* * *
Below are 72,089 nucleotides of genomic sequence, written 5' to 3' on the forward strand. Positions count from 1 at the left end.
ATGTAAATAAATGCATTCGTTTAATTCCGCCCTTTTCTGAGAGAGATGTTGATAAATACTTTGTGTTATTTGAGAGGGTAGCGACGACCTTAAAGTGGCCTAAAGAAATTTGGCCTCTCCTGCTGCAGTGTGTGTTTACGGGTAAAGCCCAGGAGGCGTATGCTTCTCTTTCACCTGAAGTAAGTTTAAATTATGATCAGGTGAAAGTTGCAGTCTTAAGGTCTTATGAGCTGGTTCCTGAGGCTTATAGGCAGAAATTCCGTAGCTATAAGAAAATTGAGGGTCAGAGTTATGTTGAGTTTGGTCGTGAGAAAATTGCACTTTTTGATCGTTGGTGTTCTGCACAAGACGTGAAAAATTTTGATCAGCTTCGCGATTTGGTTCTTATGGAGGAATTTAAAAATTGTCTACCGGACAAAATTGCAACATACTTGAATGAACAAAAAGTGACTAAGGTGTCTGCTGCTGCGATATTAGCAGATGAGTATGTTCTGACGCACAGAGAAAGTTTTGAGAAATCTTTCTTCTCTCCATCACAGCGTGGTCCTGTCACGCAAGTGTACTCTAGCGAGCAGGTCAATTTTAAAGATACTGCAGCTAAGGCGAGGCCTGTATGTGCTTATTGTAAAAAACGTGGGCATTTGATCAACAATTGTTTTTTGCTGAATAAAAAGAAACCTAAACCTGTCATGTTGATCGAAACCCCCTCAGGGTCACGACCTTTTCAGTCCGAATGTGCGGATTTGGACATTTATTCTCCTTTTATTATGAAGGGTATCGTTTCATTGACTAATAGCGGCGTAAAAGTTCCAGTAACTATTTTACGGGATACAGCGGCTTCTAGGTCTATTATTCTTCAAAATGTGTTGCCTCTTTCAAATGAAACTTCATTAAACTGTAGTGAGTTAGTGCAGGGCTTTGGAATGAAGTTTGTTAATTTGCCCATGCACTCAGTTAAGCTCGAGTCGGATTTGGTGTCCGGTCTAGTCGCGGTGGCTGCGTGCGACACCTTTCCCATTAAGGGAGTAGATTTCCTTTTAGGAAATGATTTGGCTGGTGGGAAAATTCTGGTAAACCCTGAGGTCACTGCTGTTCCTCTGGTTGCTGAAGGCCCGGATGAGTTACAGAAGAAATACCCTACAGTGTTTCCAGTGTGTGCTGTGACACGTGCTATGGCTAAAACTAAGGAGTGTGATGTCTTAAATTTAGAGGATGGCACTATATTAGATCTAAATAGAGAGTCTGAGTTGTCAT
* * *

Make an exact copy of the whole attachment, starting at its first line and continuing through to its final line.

Below are 72,089 nucleotides of genomic sequence, written 5' to 3' on the forward strand. Positions count from 1 at the left end.
ATGTAAATAAATGCATTCGTTTAATTCCGCCCTTTTCTGAGAGAGATGTTGATAAATACTTTGTGTTATTTGAGAGGGTAGCGACGACCTTAAAGTGGCCTAAAGAAATTTGGCCTCTCCTGCTGCAGTGTGTGTTTACGGGTAAAGCCCAGGAGGCGTATGCTTCTCTTTCACCTGAAGTAAGTTTAAATTATGATCAGGTGAAAGTTGCAGTCTTAAGGTCTTATGAGCTGGTTCCTGAGGCTTATAGGCAGAAATTCCGTAGCTATAAGAAAATTGAGGGTCAGAGTTATGTTGAGTTTGGTCGTGAGAAAATTGCACTTTTTGATCGTTGGTGTTCTGCACAAGACGTGAAAAATTTTGATCAGCTTCGCGATTTGGTTCTTATGGAGGAATTTAAAAATTGTCTACCGGACAAAATTGCAACATACTTGAATGAACAAAAAGTGACTAAGGTGTCTGCTGCTGCGATATTAGCAGATGAGTATGTTCTGACGCACAGAGAAAGTTTTGAGAAATCTTTCTTCTCTCCATCACAGCGTGGTCCTGTCACGCAAGTGTACTCTAGCGAGCAGGTCAATTTTAAAGATACTGCAGCTAAGGCGAGGCCTGTATGTGCTTATTGTAAAAAACGTGGGCATTTGATCAACAATTGTTTTTTGCTGAATAAAAAGAAACCTAAACCTGTCATGTTGATCGAAACCCCCTCAGGGTCACGACCTTTTCAGTCCGAATGTGCGGATTTGGACATTTATTCTCCTTTTATTATGAAGGGTATCGTTTCATTGACTAATAGCGGCGTAAAAGTTCCAGTAACTATTTTACGGGATACAGCGGCTTCTAGGTCTATTATTCTTCAAAATGTGTTGCCTCTTTCAAATGAAACTTCATTAAACTGTAGTGAGTTAGTGCAGGGCTTTGGAATGAAGTTTGTTAATTTGCCCATGCACTCAGTTAAGCTCGAGTCGGATTTGGTGTCCGGTCTAGTCGCGGTGGCTGCGTGCGACACCTTTCCCATTAAGGGAGTAGATTTCCTTTTAGGAAATGATTTGGCTGGTGGGAAAATTCTGGTAAACCCTGAGGTCACTGCTGTTCCTCTGGTTGCTGAAGGCCCGGATGAGTTACAGAAGAAATACCCTACAGTGTTTCCAGTGTGTGCTGTGACACGTGCTATGGCTAAAACTAAGGAGTGTGATGTCTTAAATTTAGAGGATGGCACTATATTAGATCTAAATAGAGAGTCTGAGTTGTCAT